I honestly think these games are carried way harder than any other by nostalgia. Pokémon themselves are genuinely very well designed and it's easy for those to pull kids into trying the games out. Kids don't mind the learning barrier of the type chart because they'll do it with the goal of being able to play around with the cool looking monsters. This extends to most of the rest of what I said. I'm not going to say it's the only reason people play these games, there are still people who got into them at not such a young age of course, but it is what builds up most of the playerbase and hides them from most of the problems. There is a reason you'll see so many people saying "I never really got into Pokémon and feel like I can't," and this whole post has honestly just been me basically elaborating on that after realizing exactly why it's the case on my own.

    To clarify something as well just in case - I don't think the games being easy is a problem. I find a ton of 2D platformers easy but still love a lot of them. I recently played through Shovel Knight earlier this year and because of how much Mega Man I've been playing lately, I'm very used to this structure of game being built in a more difficult way. I don't think I died a single time in that recent playthrough, but still loved my time with it. There was still some level of execution and focus I needed to keep up in order for that to be the case though, and all of the other details like the music, level design, art direction, and simple but charming story helped elevate the experience. The difference comes where you completely take away that level of execution and focus and spread it across the whole game.

    A small thing that I think would help a bunch of the games that suffer from this is actually incentivizing completing the Pokédex. Giving the players multiple things to work towards at once just helps add a little bit of depth, and it really feels lacking in every game before Legends Arceus. Gens 5-8 have made an admirable attempt at this with the Shiny Charm and giving you EXP upon catching a Pokémon, but it still ends up feeling like something you do at the end of the game because of all of the things you can't feasibly get without sitting down and specifically trading for things to complete the dex.

    Despite all of this, I think Pokémon Scarlet and Violet genuinely did a very good job at fixing a lot of the problems. The "choose your adventure" aspect really shines through with Pokémon's versatility as a series. It's great being able to take on challenges you shouldn't be ready for and you don't even need to fight the random trainers to do so. You can choose at any point between battling random trainers to get more money, catching overleveled Pokémon to get adequate EXP at the cost of having less money to throw around, and going to raid crystals for something you can do with friends to get EXP relative to how difficult of a challenge you want to tackle. I went through the whole game basically battling no trainers except for the important ones and it put a lot more emphasis on the ones I did fight, making those battles feel actually special even if the order I took did end up being pretty easy. Those games still have their own problems but I genuinely enjoyed my time with them and could easily see myself revisiting them soon.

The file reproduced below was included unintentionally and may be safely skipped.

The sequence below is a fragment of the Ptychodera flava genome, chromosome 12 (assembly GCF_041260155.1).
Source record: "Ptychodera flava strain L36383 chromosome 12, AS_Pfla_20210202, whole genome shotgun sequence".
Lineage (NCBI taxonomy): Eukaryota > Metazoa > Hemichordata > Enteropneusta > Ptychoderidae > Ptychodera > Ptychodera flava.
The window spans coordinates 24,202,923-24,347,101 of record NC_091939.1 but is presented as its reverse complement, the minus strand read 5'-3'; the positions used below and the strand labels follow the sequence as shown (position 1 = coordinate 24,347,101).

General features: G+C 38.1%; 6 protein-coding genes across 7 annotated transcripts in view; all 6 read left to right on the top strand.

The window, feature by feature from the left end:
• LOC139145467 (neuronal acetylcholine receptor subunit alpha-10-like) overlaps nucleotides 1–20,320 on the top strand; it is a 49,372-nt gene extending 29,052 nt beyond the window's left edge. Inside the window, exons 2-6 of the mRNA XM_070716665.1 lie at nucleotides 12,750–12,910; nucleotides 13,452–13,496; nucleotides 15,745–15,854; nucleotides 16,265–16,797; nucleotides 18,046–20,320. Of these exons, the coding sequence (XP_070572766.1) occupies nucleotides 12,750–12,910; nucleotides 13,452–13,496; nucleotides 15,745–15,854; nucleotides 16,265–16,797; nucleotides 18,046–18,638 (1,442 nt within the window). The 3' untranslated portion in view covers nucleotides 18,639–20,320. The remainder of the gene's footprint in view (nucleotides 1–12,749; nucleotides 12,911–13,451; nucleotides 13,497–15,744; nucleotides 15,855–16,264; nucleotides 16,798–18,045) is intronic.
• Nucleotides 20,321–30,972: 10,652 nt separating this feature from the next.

I mentioned Legends Arceus before, and that game took a very different, but still great approach. That game pushes emphasis away from trainer battles entirely as opposed to resource management and multitasking. This game forces you to take steps at completing your Pokédex as you play the game, and you need to keep track of what you've already caught while also being on the lookout for both new Pokémon and items in the overworld to collect. It's all very quick and seamless, and it's not difficult but still is a weirdly enjoyable gameplay loop in a way I can't explain otherwise. You don't battle trainers very often, and that part is honestly the weakest point in the game for me because of poorly thought out mechanics, but the Noble Pokémon fights are a nice change of pace. The postgame superboss is also the first battle where I've felt forced to use items during a battle in a long time and that's pretty admirable even if it's because of botched mechanics.

    Even something like Pokémon Colosseum I think does an amazing job at this. It's not a main series game but it's very close. A whole game centered around double battles is something I thought I'd hate, but it really enhances the experience. The fact that the NPCs have varied teams makes it so it's significantly harder to find a truly safe situation for any given Pokémon in most cases, and it really makes you consider how you weigh your options. The game is very rough around the edges, especially with a lot of the difficulty coming from a horrible level curve, but the bottom line is that the game does bypass this issue.